In a way, Matthew Carter’s career began by happenstance. After graduating from secondary school and before beginning his college education at Oxford, he took an internship at the Enschedé type foundry in the Netherlands. The plan was for him to rotate through the departments in the company and acquire a basic overview of the printing and type founding business. Instead, Carter arrived at the punchcutting department and stayed, learning this craft from one of its masters, P. H. Rädish. In Carter’s words, “I’ve been serving a life sentence in type ever since.”
Carter returned to London in 1957, only to discover that there was about as much demand for punchcutters as there was for beach towels in February. Luckily, he was able to eke out a living with his lettering and typeface design skills. “I’m not sorry that I began by learning to make type before learning to design it,” recalls Carter, “but I would not necessarily recommend it to a student nowadays.”
Carter worked as a freelance lettering artist and typeface designer till 1963, when he joined Crosfield Electronics, the British manufacturing agent for the Lumitype phototypesetting machine. This job regularly took him to Deberny and Peignot, in Paris, where the Lumitype fonts were made. Here, the type-drawing office was under the direction of Adrian Frutiger, designer of Univers, Serifa, Frutiger, and many other typefaces. Carter says it was in this environment that he started making proper production drawings for the manufacture of fonts of type.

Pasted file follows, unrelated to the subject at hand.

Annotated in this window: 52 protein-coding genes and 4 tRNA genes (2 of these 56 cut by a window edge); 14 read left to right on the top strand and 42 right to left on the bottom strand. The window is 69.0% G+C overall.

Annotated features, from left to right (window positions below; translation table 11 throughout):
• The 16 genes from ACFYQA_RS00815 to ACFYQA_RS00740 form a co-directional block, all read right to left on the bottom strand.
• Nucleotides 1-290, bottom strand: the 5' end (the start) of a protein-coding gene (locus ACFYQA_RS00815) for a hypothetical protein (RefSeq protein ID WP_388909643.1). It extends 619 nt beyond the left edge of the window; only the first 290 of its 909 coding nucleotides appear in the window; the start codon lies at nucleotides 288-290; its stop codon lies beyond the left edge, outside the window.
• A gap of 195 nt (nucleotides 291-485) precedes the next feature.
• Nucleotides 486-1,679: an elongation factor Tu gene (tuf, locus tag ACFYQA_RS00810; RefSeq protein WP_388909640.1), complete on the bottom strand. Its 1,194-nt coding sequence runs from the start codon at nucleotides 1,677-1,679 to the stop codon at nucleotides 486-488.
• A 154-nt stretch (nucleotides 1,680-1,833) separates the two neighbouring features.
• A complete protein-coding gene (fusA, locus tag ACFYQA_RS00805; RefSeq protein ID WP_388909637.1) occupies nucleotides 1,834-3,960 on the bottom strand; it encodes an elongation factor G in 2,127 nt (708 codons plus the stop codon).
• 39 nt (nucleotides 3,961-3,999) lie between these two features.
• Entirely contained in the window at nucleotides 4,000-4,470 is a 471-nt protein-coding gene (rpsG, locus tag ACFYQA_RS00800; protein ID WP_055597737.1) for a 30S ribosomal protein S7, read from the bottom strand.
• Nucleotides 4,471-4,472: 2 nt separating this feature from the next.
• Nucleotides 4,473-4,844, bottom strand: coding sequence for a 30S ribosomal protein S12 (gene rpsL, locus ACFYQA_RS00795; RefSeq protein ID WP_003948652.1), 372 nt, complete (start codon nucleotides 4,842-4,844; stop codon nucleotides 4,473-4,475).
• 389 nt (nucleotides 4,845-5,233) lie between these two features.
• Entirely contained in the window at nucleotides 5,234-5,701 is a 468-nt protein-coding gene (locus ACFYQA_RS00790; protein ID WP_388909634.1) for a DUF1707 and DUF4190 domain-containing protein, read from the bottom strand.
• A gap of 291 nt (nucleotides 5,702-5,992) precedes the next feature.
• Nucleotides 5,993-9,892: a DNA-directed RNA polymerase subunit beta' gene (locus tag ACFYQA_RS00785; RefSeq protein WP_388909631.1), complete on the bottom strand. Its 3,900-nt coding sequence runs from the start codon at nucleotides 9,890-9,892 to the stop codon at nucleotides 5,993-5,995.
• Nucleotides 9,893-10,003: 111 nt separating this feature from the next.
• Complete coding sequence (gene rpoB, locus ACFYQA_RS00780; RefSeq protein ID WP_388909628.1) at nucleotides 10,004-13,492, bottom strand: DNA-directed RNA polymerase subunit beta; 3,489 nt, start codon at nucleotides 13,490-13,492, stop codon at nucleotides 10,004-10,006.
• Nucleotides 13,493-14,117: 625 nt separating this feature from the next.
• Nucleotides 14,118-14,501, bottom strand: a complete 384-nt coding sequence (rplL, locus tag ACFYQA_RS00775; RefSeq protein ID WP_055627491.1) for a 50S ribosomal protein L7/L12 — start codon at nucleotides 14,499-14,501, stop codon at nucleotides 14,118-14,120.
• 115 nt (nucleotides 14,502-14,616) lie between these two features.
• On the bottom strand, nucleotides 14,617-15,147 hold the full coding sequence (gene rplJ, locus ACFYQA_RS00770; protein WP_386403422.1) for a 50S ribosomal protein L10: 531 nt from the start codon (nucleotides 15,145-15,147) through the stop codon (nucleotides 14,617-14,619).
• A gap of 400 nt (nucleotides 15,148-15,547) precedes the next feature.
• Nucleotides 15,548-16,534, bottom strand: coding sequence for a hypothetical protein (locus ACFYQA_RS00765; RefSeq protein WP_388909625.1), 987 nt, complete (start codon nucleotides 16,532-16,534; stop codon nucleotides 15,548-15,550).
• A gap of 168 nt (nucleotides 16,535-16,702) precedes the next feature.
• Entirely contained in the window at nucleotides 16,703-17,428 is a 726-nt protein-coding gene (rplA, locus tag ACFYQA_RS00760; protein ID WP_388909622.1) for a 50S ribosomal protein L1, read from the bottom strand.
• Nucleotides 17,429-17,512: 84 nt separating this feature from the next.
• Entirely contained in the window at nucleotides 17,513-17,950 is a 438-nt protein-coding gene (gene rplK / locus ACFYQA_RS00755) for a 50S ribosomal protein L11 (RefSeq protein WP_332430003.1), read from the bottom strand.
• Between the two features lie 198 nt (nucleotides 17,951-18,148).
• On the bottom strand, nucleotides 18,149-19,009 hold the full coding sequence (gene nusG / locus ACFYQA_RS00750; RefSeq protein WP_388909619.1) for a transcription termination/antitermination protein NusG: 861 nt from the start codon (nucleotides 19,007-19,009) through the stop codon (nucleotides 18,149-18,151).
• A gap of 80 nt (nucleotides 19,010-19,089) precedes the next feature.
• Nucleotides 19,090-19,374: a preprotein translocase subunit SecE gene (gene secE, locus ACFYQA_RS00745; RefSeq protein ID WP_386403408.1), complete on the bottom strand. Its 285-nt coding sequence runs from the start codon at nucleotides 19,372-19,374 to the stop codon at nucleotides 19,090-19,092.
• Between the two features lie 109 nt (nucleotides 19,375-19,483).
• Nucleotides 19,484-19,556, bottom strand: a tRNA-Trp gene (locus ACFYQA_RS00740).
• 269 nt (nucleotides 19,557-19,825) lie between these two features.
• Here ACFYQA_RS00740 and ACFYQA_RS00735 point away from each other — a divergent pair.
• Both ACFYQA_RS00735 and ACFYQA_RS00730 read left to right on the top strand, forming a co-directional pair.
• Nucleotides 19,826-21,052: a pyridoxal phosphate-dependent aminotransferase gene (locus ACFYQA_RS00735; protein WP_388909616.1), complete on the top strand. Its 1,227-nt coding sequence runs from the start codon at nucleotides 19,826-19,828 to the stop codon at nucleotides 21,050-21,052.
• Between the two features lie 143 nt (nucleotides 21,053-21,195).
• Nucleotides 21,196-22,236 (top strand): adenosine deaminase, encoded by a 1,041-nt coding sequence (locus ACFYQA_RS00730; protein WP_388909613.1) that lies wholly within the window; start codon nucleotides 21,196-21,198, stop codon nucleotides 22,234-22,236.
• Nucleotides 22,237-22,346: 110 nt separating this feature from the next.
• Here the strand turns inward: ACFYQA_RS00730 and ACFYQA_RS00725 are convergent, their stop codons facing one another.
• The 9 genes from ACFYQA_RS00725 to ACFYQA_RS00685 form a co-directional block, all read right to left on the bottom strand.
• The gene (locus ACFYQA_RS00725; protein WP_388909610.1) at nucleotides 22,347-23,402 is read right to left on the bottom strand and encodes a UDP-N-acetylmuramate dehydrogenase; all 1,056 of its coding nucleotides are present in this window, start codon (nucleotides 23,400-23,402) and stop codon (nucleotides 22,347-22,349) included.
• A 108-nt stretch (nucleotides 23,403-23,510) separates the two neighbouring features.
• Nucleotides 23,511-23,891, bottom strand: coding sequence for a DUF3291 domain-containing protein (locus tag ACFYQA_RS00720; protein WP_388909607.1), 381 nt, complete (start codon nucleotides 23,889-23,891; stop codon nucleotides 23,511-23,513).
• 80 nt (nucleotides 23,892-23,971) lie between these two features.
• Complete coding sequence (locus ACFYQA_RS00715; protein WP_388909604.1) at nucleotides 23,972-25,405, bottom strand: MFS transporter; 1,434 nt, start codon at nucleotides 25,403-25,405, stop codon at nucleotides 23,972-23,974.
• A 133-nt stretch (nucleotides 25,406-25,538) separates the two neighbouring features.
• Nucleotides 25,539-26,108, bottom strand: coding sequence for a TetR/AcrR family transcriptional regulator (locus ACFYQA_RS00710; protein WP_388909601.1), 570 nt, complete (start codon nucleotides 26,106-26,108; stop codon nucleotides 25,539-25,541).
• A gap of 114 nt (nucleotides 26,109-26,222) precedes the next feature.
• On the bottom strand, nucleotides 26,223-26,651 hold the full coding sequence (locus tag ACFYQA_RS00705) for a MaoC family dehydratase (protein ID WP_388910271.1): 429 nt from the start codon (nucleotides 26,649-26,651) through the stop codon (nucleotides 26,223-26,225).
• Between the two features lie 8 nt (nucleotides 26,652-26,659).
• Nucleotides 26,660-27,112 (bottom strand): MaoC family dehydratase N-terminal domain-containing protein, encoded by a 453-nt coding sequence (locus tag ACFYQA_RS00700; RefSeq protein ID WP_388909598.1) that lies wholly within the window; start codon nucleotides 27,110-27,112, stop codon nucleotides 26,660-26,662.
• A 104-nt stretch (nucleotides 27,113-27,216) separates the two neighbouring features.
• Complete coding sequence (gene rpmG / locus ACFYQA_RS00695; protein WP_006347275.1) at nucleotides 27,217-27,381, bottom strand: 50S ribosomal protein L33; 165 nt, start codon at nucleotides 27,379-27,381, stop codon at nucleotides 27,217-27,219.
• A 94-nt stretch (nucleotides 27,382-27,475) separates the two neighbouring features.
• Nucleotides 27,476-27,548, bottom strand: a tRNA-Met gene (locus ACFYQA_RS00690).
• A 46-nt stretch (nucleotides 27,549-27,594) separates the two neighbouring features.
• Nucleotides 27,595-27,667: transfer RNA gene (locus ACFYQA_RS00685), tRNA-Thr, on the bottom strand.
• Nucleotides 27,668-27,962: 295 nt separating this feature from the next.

Two years later, Carter moved to New York to work for Linotype, and for nearly two decades he helped build one of the industry’s largest and richest libraries of fonts. In 1981, Carter left Linotype to co-found Bitstream, the first independent digital type foundry. Unfortunately, the work of running a business left little time for Carter to create new typeface designs.
In 1991, he left Bitstream and founded Carter & Cone with Cherie Cone. This venture allows Carter the freedom to choose projects that challenge and delight him. These have included the system fonts of Georgia and Verdana, retail designs such as Mantinia and Sophia, and custom fonts for clients as diverse as The Walker Art Institute, “Wired” magazine and The Boston Globe newspaper.
Along the way, Carter has developed a personal philosophy about how to gauge the success of a typeface design. “I look to how the designer has resolved the tension of producing a utilitarian thing with tight construction constraints while including part of themselves in the finished work,” he says. “Our alphabet hasn’t changed in eons; there isn’t much latitude in what a designer can do with the individual letters. Much like a piece of classical music, the score is written down – it’s not something that is tampered with – and yet, each conductor interprets that score differently. There is tension in the interpretation.”
Carter’s ability to modulate this tension and create highly functional typefaces that are both distinctive and beautiful is one of the most admirable aspects of his work. The subtlety of his hand can be seen in designs like Snell Roundhand, Charter and Miller.